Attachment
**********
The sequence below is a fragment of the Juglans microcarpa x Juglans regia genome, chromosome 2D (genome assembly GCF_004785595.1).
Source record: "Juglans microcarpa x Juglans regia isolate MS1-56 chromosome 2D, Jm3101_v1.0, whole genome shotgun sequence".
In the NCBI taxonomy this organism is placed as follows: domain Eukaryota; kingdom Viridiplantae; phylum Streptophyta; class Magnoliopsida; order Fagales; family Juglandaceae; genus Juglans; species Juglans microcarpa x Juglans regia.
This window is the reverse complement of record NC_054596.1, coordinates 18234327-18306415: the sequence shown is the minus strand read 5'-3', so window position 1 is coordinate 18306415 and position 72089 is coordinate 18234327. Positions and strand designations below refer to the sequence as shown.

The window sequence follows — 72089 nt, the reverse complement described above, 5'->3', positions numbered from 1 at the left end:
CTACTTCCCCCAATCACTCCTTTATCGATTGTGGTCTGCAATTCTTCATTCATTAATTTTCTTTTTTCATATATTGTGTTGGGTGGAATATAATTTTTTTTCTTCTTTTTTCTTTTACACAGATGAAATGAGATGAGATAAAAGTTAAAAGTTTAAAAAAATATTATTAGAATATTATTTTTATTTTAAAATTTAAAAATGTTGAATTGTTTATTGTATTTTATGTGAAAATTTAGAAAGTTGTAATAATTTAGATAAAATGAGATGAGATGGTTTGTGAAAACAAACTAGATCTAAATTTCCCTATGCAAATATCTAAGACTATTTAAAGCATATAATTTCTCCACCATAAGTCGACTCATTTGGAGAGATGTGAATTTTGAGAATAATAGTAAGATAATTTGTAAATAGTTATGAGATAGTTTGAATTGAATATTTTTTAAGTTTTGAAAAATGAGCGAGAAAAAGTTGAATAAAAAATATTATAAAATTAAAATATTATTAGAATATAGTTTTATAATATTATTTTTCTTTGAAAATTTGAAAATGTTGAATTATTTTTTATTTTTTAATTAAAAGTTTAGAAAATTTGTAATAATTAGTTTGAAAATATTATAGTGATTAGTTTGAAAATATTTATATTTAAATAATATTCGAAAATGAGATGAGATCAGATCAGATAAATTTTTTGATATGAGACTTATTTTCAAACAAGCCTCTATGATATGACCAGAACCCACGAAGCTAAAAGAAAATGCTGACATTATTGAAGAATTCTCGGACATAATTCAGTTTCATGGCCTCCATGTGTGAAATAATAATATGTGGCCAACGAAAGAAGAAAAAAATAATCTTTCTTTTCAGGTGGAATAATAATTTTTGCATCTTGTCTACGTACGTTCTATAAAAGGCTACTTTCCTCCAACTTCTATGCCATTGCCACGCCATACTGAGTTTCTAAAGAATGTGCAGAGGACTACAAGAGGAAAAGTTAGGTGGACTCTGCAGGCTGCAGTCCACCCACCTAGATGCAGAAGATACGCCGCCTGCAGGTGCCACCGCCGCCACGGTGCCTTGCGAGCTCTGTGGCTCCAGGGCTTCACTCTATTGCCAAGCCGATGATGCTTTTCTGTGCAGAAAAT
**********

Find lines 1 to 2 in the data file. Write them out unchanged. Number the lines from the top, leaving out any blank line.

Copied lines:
The sequence below is a fragment of the Juglans microcarpa x Juglans regia genome, chromosome 2D (genome assembly GCF_004785595.1).
Source record: "Juglans microcarpa x Juglans regia isolate MS1-56 chromosome 2D, Jm3101_v1.0, whole genome shotgun sequence".